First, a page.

One of the (many) things I love about cats is their innate curiosity. One night at a Dark Follies band rehearsal, the man who was hosting the practice at his home had some friends stop by, a bit earlier than they’d said they would. They’d brought their big dog with them. The friends and the dog hung out in the kitchen until the end of the rehearsal, which was being held in the living room. The host has a couple of cats, one of whom is a yearling male named Timothy. Apparently this was Timothy’s first encounter with a dog, up close and personal.
First, he backed away, tail and fur bristling, eyes wide. He streaked through the living room and hid upstairs. Before long, though, he returned, looking a bit calmer, and sneaked cautiously out toward the kitchen door. He saw the dog, and POOF! there went the fur again, and again he backed off. This time he only retreated to the living room, hiding under the skirts of one of the band members and peeking out. This back-and-forth process was repeated a few times, until Timothy could remain quite calm upon seeing the strange canine intruder.
The look on this adorable cat’s face when he was moving forward toward the kitchen said it all: “It’s scary, yes, but I just have to know! What is it?”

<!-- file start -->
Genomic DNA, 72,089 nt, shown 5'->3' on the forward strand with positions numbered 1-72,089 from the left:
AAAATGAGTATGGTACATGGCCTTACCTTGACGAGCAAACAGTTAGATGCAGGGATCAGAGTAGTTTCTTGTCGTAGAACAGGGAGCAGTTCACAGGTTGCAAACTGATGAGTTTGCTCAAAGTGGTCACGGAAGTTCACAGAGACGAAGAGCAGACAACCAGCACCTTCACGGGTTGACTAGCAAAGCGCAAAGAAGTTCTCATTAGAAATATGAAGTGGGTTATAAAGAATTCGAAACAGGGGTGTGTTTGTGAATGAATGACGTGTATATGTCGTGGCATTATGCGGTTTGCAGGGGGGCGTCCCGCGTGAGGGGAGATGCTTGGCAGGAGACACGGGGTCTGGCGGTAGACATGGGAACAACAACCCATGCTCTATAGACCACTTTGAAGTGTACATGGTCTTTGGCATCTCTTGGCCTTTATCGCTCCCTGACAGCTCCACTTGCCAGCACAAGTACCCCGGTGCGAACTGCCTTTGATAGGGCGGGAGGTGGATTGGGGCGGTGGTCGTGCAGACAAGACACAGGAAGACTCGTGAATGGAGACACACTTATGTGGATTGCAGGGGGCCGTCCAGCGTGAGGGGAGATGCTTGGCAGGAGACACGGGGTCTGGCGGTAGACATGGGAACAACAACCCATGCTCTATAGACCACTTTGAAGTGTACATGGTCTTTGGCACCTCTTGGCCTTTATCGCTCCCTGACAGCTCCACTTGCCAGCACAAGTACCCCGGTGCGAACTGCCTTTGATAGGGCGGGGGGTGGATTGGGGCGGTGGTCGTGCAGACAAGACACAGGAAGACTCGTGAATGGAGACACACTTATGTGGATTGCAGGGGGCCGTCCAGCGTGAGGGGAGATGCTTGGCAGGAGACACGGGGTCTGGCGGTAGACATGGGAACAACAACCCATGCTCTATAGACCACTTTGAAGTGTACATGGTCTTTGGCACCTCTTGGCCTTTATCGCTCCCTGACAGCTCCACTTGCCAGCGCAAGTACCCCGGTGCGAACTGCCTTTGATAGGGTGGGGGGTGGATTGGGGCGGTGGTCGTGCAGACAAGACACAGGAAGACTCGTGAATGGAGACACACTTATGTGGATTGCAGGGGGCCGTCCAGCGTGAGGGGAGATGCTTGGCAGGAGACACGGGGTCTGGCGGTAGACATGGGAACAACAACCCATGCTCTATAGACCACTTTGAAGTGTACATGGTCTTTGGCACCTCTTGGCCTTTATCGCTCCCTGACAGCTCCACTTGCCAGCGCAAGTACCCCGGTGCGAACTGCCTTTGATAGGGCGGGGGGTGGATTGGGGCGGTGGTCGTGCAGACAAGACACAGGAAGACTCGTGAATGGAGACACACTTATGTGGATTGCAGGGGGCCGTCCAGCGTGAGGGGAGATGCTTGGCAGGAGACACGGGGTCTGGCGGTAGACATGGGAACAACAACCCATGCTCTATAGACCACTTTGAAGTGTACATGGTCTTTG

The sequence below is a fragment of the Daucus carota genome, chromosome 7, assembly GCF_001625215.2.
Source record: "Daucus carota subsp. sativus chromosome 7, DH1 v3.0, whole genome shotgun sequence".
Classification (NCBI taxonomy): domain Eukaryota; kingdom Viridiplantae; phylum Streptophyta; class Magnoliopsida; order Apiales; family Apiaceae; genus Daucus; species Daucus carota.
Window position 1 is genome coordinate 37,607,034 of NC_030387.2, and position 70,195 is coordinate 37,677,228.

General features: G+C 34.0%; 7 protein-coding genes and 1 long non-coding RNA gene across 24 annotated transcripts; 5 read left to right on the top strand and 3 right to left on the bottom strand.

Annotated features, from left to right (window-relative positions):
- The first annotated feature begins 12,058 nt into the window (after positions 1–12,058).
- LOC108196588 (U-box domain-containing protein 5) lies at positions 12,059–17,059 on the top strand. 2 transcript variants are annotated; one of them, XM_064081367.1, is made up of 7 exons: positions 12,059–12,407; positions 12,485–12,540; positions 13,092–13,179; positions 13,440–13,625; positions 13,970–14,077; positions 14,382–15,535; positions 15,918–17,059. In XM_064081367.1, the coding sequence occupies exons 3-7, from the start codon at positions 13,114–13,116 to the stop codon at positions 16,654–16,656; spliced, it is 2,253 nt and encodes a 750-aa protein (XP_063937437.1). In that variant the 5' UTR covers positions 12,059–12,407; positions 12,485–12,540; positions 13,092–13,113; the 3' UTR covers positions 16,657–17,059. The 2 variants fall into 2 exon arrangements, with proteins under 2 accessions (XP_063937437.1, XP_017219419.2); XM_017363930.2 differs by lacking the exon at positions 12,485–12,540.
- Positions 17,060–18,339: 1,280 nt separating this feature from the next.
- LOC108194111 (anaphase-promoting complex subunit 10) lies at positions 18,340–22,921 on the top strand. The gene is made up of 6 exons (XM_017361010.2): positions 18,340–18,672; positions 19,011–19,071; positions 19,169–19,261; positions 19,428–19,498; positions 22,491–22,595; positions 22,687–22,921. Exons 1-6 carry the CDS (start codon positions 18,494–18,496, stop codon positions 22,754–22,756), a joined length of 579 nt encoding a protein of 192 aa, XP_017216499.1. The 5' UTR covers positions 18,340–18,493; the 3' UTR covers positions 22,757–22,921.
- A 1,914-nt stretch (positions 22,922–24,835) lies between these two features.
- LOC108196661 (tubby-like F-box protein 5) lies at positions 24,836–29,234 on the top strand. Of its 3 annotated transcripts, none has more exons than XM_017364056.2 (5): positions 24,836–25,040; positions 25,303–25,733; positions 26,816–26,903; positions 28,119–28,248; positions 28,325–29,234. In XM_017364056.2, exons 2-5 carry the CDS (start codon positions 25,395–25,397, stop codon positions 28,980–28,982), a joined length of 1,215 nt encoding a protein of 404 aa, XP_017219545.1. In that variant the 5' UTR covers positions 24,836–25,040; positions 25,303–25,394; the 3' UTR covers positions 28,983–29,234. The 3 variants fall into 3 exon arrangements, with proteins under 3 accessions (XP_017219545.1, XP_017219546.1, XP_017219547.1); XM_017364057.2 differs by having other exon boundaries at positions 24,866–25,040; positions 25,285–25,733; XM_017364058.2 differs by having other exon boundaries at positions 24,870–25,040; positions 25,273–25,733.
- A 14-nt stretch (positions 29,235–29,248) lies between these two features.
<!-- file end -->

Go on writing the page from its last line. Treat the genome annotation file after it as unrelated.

|Timothy shows his curious nature…|
Sure, I know curiosity sometimes gets cats into trouble, but more often than not, it probably entertains and informs them. It does me, anyway. I love to learn new things, and will often follow up with some research on an intriguing tidbit I’ve read or heard about. Even when I’m drawn to learn something that seems a bit on the frightening side, like performing music in front of an audience, most of the time I’m willing to put my discomfort aside and see what the situation has to teach me. And often it’s very rewarding.
I think curiosity is an integral part of creativity and education. Without that wondering, that pondering – “How can I solve this problem?” “How can I craft something unique?” “What would happen if I…?” – there wouldn’t be that strong drive to create something new. Inventors, scientists, and artists are motivated by this inner need to figure it out.
Without the desire to know, learning becomes rote and boring. Forced learning is an awful feeling. Just ask any kid sitting in a classroom, watching the clock while filling out repetitive worksheets. It’s not that they don’t want to learn; it’s just that this wasn’t where their curiosity would have taken them today.
Do you follow your own inner curiosity? The subjects that we find intriguing are different for each of us. Follow your intuition, stalking knowledge and wisdom like a persistent feline. When something captures your interest, follow up and learn more. See where it takes you. Let your curiosity lead you on a delightful path of life-long learning and joy.